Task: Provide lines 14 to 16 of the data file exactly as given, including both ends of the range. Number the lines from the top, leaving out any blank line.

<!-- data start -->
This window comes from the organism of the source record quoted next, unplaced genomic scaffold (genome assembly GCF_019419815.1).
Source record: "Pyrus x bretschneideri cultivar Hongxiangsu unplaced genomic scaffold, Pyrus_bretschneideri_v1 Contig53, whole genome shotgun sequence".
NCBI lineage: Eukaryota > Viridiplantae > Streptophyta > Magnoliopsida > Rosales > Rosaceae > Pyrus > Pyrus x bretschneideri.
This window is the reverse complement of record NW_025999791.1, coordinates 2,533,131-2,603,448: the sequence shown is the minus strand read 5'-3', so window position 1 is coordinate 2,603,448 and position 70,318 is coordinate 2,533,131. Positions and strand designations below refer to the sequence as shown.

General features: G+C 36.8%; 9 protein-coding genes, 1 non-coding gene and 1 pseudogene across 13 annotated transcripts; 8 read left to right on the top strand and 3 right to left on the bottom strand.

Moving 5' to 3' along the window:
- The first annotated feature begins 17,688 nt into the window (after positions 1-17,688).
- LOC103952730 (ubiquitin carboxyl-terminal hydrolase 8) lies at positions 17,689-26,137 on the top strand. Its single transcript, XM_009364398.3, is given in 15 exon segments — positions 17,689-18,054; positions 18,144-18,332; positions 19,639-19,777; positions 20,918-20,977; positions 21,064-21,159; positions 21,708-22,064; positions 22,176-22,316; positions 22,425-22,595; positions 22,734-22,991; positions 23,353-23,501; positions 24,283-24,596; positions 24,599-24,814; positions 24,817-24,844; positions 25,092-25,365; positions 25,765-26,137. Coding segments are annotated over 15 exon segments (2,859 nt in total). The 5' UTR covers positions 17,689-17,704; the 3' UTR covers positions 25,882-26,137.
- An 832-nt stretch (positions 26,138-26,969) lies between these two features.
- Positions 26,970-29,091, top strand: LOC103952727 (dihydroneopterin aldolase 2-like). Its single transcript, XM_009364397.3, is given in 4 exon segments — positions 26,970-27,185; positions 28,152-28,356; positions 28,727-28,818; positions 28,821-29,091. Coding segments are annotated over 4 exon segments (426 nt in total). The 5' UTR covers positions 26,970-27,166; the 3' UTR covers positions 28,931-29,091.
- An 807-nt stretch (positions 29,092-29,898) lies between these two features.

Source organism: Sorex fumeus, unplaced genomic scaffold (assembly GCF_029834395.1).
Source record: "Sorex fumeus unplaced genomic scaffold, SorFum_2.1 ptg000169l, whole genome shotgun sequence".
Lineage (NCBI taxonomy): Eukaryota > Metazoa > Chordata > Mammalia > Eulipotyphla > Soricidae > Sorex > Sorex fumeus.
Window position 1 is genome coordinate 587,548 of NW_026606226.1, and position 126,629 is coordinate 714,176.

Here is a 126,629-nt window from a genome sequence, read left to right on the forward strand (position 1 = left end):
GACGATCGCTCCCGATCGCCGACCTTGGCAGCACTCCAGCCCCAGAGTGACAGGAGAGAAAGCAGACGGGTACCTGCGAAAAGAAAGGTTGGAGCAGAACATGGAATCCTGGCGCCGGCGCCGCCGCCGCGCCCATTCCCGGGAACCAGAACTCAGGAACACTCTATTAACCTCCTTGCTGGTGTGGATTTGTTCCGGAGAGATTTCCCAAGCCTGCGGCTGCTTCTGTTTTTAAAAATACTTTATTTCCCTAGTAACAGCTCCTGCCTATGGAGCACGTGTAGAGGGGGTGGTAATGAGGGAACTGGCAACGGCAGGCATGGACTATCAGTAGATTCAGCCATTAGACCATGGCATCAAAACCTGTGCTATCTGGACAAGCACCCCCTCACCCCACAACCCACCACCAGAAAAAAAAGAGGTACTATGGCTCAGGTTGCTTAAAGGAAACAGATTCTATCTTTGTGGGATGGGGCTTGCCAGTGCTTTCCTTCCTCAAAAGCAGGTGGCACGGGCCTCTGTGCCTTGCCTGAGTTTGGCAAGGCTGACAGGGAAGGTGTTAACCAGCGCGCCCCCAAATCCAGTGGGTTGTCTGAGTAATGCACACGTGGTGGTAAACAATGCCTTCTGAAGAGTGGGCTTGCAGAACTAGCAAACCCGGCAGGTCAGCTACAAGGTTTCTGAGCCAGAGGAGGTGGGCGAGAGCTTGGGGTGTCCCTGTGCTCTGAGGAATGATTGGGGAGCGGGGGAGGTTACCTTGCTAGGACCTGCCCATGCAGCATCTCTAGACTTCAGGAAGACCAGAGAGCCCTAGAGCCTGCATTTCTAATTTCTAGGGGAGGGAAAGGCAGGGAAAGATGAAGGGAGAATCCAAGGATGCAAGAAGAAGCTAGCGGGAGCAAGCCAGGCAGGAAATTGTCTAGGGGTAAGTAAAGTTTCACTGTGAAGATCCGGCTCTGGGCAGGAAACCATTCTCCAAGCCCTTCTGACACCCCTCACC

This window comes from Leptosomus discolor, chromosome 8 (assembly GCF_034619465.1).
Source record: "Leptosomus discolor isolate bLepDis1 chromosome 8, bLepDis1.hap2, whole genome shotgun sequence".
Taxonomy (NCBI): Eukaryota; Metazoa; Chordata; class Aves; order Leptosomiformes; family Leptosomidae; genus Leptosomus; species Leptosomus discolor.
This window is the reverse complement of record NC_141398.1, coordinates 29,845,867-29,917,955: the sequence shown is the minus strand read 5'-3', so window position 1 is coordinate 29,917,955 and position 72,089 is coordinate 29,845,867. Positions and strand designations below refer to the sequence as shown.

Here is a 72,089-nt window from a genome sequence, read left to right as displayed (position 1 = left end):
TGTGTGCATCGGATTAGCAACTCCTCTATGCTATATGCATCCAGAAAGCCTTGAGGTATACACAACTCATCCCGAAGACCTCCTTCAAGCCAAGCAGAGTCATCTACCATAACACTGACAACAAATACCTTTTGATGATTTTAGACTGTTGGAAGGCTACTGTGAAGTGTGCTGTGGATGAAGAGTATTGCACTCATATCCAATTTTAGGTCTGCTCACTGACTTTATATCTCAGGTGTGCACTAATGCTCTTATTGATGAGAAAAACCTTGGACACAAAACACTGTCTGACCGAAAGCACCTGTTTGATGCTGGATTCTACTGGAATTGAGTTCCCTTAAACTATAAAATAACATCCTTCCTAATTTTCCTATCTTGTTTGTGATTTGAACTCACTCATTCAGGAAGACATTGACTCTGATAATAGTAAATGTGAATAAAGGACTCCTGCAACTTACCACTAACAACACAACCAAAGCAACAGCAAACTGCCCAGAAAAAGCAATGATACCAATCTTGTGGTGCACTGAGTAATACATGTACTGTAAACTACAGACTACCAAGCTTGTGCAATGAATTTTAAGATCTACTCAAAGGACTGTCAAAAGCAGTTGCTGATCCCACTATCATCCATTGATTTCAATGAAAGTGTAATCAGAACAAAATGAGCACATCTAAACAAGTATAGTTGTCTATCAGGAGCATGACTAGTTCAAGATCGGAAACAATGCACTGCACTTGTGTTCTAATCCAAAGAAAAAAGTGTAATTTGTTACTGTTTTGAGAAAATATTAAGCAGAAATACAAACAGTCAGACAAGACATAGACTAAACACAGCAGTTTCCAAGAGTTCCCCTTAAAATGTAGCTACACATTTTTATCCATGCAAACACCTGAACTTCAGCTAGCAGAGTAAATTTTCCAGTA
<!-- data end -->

Lineage (NCBI taxonomy): Eukaryota > Metazoa > Chordata > Mammalia > Eulipotyphla > Soricidae > Sorex > Sorex fumeus.
Window position 1 is genome coordinate 587,548 of NW_026606226.1, and position 126,629 is coordinate 714,176.

Here is a 126,629-nt window from a genome sequence, read left to right on the forward strand (position 1 = left end):